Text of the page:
Pirates of the Caribbean Trilogy
Back in 2001, Disney was justifiably nervous about green-lighting the first of these movies, the $140 million adventure-comedy The Curse of the Black Pearl. And no wonder: the last pirate film, Cutthroat Island, had sunk so badly at the box office it took its makers, Carolco, down with it. An earlier film based on a Disneyworld attraction, The Country Bears, also flopped. And director Gore Verbinski… didn’t he make The Mexican? Perhaps a big star could stave off the Pirate curse. But The Lord of the Rings’ Orlando Bloom could barely open a door, much less a movie, Keira Knightley had only been seen trying to Bend it like Beckham, and Johnny Depp, while a highly respected actor, had only had one box office hit (Sleepy Hollow) to his name. Disney needn’t have worried. True to his pirate spirit, Depp stole the entire movie, despite a scenery-scoffing turn from Geoffrey Rush, and the kind of special effects which can only be appreciated on the big screen – or in high definition. The sequel, Dead Man’s Chest, wisely put Depp’s Jack Sparrow front and centre, and upped the effects quotient, for an overlong but undeniably enjoyably high seas yarn which roped in Bill Nighy for a memorable turn as squid-faced sea dog Davy Jones. Disney, Verbinski and producer Jerry Bruckheimer threw everything but the galley sink into the third instalment, At World’s End, to reductive effect – but the epic battle at the centre of a gigantic whirlpool known as the maelstrom is one of those Blu-ray showcase moments you’ll want to revisit before Jack Sparrow & Co. return before Part 4 sails into view in 2012.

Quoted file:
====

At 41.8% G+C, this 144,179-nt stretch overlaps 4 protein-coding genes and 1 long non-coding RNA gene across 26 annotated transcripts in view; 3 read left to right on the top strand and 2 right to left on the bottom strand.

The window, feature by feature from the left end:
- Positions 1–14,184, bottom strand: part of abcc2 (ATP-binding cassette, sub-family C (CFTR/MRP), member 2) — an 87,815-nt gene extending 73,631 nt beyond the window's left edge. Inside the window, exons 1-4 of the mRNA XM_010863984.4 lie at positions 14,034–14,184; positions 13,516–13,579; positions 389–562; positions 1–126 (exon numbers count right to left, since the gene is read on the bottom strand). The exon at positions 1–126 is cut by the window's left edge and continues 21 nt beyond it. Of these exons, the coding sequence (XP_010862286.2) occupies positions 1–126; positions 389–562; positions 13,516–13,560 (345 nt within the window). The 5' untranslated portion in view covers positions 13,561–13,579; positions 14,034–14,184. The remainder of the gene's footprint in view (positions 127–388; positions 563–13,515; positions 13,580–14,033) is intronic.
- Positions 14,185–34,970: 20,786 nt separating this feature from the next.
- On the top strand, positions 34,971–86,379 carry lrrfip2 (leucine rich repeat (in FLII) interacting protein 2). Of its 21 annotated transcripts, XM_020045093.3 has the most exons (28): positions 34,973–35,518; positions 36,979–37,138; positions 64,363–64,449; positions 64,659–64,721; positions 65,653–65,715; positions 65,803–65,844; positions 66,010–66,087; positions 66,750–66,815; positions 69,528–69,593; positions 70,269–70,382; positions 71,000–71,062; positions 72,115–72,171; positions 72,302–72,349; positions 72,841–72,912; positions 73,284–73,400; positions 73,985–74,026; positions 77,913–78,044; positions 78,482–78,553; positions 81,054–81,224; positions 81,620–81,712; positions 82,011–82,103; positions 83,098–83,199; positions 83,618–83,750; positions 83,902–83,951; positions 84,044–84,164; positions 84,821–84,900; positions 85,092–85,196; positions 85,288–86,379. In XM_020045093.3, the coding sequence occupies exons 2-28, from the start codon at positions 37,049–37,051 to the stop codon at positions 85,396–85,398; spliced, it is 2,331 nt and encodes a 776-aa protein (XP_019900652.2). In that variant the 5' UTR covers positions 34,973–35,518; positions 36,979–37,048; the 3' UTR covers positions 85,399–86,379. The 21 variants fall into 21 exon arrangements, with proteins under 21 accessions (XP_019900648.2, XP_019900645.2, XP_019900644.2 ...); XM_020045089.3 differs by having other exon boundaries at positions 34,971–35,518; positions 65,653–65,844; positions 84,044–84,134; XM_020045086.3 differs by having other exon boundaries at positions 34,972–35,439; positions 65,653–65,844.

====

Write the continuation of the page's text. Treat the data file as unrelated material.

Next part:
The Nightmare Before Christmas
Halloween stages a hostile takeover of Christmas in Henry Selick’s stop-motion marvel, drawn from Tim Burton’s macabre and magical imagination. With a deep, dark digital restoration and sackloads of extras, it’s a Blu-ray for life, not just for Christmas.
Ice Age 2: The Meltdown
The first digital toon to hit Blu-ray, the HD transfer Fox’s mammoth sequel was a testament to Blue Sky Studios’ CG craftsmanship, with the fur and hair of Manny, Sid and Scrat as sharp as Diego’s teeth. Extras include the cracking No Time for Nuts short.
Pixar’s melancholy masterpiece, about the lonely life of a clean-up robot left behind on an abandoned Earth, takes CG animation beyond photo-realistic to a kind of hyper-reality which demands to be seen in HD. Adults and kids can spend hours picking through the extras, too.
Pinocchio: Platinum Edition
Disney outdoes itself with this magnificent restoration of the animation studio’s first truly timeless classic, achieving astonishing colour and clarity. Extras abound – and there’s even a bonus copy of the film on DVD, so the kids can watch it in their room.
Planet Earth: The Complete Series
Spanning five discs, nine hours and billions of years, the BBC’s epic nature series narrated by David Attenborough should come as standard with every Blu-ray player. Take a day off work, sit back and start exploring a stunning HD world – your own.
Ratatouille / Pixar Short Films Vol 1
A triumph of subtlety and artistry, Ratatouille (also available separately) has all the right ingredients for another Pixar classic. For a few extra pounds, you can add a baker’s dozen of the studio’s finest short works, from early classics (Lux Jr., Tin Toy) to recent delights (Mater and the Ghostlight).
Fantastic Four: Rise of the Silver Surfer
The second outing of Marvel Comics’ favourite family is superior in every way to its cheap and cheerful predecessor, thanks to a bigger budget, superb special effects, a classic Stan Lee storyline – and the HD-friendly Surfer himself. Marvellous!
Sure, the movie is flawed – but this is a ‘best of Blu-ray’ feature, and few films boast brighter colours, trippier effects or more kinetic action than the Wachowski brothers’ wacky take on the legendary ‘60s anime about a boy (a charmless Emile Hersch) who’s born to race in a neon-lit parallel world.